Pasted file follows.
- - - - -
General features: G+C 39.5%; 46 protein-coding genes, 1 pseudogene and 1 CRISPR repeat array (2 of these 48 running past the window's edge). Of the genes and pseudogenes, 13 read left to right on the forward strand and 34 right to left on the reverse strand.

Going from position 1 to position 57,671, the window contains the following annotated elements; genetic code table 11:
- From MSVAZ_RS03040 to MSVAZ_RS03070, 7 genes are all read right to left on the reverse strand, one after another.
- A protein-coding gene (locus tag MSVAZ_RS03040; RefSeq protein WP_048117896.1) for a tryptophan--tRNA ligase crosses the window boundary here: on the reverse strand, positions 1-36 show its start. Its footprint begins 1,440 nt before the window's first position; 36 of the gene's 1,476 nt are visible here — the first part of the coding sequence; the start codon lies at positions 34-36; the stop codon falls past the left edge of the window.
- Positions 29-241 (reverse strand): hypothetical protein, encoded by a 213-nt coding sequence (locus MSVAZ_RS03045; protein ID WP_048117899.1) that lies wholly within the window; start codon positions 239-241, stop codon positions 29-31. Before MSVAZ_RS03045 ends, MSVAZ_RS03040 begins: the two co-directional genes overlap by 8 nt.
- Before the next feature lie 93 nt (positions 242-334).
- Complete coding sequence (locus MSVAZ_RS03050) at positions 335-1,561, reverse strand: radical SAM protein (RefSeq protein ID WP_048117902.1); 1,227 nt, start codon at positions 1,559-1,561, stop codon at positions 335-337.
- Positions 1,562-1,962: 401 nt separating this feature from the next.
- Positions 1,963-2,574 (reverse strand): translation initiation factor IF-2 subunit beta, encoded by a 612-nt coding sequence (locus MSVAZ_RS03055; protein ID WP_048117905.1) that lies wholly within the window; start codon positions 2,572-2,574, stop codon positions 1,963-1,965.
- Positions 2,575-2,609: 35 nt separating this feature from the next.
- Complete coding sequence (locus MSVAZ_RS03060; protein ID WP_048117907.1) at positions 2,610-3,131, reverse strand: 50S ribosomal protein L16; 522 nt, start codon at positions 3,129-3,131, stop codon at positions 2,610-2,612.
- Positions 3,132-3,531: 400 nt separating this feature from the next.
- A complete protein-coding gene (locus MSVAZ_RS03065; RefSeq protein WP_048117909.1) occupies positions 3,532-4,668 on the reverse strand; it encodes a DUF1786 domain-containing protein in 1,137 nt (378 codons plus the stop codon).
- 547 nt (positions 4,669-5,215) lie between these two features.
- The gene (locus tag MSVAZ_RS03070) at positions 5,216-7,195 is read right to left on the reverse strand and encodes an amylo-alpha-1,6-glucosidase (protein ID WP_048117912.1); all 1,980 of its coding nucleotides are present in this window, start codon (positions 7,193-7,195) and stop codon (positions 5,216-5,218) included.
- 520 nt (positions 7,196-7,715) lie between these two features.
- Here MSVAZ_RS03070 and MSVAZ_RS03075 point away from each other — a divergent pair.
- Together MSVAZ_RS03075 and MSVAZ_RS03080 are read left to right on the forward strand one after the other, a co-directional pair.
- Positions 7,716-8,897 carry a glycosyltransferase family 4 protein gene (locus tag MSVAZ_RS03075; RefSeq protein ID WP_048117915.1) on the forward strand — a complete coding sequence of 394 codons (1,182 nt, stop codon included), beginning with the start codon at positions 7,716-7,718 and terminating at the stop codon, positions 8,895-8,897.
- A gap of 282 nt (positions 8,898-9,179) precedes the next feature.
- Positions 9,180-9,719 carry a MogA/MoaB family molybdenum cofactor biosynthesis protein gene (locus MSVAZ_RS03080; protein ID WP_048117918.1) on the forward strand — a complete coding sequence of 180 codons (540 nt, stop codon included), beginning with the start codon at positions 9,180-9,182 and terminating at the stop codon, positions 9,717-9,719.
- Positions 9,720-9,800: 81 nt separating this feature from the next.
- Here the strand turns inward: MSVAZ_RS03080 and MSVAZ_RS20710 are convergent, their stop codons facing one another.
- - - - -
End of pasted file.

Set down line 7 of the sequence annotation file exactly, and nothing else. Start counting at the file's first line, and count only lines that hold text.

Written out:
- Complete coding sequence (locus MSVAZ_RS03050) at positions 335-1,561, reverse strand: radical SAM protein (RefSeq protein ID WP_048117902.1); 1,227 nt, start codon at positions 1,559-1,561, stop codon at positions 335-337.